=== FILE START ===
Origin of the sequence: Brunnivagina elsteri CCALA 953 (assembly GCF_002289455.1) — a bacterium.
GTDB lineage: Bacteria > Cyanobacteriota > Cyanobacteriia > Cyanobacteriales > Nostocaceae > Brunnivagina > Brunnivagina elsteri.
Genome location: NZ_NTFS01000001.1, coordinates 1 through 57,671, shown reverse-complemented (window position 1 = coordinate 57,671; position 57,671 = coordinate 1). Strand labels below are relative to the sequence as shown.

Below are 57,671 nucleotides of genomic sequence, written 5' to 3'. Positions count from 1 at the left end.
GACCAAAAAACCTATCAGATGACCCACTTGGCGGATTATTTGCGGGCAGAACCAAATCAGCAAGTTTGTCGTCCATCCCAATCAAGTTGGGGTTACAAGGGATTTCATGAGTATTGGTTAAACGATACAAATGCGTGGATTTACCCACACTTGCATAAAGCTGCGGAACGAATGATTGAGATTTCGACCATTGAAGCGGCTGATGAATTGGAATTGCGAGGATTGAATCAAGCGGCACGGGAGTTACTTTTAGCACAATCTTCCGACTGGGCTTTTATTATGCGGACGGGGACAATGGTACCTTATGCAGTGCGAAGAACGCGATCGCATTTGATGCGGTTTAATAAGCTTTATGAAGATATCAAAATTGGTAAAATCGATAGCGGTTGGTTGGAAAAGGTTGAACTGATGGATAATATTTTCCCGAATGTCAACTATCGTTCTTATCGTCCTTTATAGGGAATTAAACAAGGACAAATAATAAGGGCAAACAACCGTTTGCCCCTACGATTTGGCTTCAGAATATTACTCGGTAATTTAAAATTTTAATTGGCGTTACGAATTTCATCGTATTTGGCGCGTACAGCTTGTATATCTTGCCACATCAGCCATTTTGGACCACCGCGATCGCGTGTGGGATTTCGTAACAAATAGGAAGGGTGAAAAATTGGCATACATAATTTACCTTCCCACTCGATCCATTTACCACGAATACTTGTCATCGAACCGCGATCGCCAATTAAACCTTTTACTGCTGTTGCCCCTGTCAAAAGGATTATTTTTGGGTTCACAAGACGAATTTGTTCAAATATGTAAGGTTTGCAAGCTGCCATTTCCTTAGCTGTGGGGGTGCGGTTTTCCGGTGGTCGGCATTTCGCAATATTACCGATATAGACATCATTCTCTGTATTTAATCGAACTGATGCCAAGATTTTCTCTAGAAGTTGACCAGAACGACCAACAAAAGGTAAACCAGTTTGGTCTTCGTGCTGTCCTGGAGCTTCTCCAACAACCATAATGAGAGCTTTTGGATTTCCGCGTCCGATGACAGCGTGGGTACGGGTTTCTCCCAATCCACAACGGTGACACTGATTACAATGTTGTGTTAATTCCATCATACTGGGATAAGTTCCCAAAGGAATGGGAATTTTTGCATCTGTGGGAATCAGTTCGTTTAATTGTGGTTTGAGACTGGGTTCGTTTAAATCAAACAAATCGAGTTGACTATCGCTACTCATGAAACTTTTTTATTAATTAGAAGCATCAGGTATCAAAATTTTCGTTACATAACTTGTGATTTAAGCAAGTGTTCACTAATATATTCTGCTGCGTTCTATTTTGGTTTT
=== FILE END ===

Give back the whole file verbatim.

Origin of the sequence: Brunnivagina elsteri CCALA 953 (assembly GCF_002289455.1) — a bacterium.
GTDB lineage: Bacteria > Cyanobacteriota > Cyanobacteriia > Cyanobacteriales > Nostocaceae > Brunnivagina > Brunnivagina elsteri.
Genome location: NZ_NTFS01000001.1, coordinates 1 through 57,671, shown reverse-complemented (window position 1 = coordinate 57,671; position 57,671 = coordinate 1). Strand labels below are relative to the sequence as shown.

Below are 57,671 nucleotides of genomic sequence, written 5' to 3'. Positions count from 1 at the left end.
GACCAAAAAACCTATCAGATGACCCACTTGGCGGATTATTTGCGGGCAGAACCAAATCAGCAAGTTTGTCGTCCATCCCAATCAAGTTGGGGTTACAAGGGATTTCATGAGTATTGGTTAAACGATACAAATGCGTGGATTTACCCACACTTGCATAAAGCTGCGGAACGAATGATTGAGATTTCGACCATTGAAGCGGCTGATGAATTGGAATTGCGAGGATTGAATCAAGCGGCACGGGAGTTACTTTTAGCACAATCTTCCGACTGGGCTTTTATTATGCGGACGGGGACAATGGTACCTTATGCAGTGCGAAGAACGCGATCGCATTTGATGCGGTTTAATAAGCTTTATGAAGATATCAAAATTGGTAAAATCGATAGCGGTTGGTTGGAAAAGGTTGAACTGATGGATAATATTTTCCCGAATGTCAACTATCGTTCTTATCGTCCTTTATAGGGAATTAAACAAGGACAAATAATAAGGGCAAACAACCGTTTGCCCCTACGATTTGGCTTCAGAATATTACTCGGTAATTTAAAATTTTAATTGGCGTTACGAATTTCATCGTATTTGGCGCGTACAGCTTGTATATCTTGCCACATCAGCCATTTTGGACCACCGCGATCGCGTGTGGGATTTCGTAACAAATAGGAAGGGTGAAAAATTGGCATACATAATTTACCTTCCCACTCGATCCATTTACCACGAATACTTGTCATCGAACCGCGATCGCCAATTAAACCTTTTACTGCTGTTGCCCCTGTCAAAAGGATTATTTTTGGGTTCACAAGACGAATTTGTTCAAATATGTAAGGTTTGCAAGCTGCCATTTCCTTAGCTGTGGGGGTGCGGTTTTCCGGTGGTCGGCATTTCGCAATATTACCGATATAGACATCATTCTCTGTATTTAATCGAACTGATGCCAAGATTTTCTCTAGAAGTTGACCAGAACGACCAACAAAAGGTAAACCAGTTTGGTCTTCGTGCTGTCCTGGAGCTTCTCCAACAACCATAATGAGAGCTTTTGGATTTCCGCGTCCGATGACAGCGTGGGTACGGGTTTCTCCCAATCCACAACGGTGACACTGATTACAATGTTGTGTTAATTCCATCATACTGGGATAAGTTCCCAAAGGAATGGGAATTTTTGCATCTGTGGGAATCAGTTCGTTTAATTGTGGTTTGAGACTGGGTTCGTTTAAATCAAACAAATCGAGTTGACTATCGCTACTCATGAAACTTTTTTATTAATTAGAAGCATCAGGTATCAAAATTTTCGTTACATAACTTGTGATTTAAGCAAGTGTTCACTAATATATTCTGCTGCGTTCTATTTTGGTTTT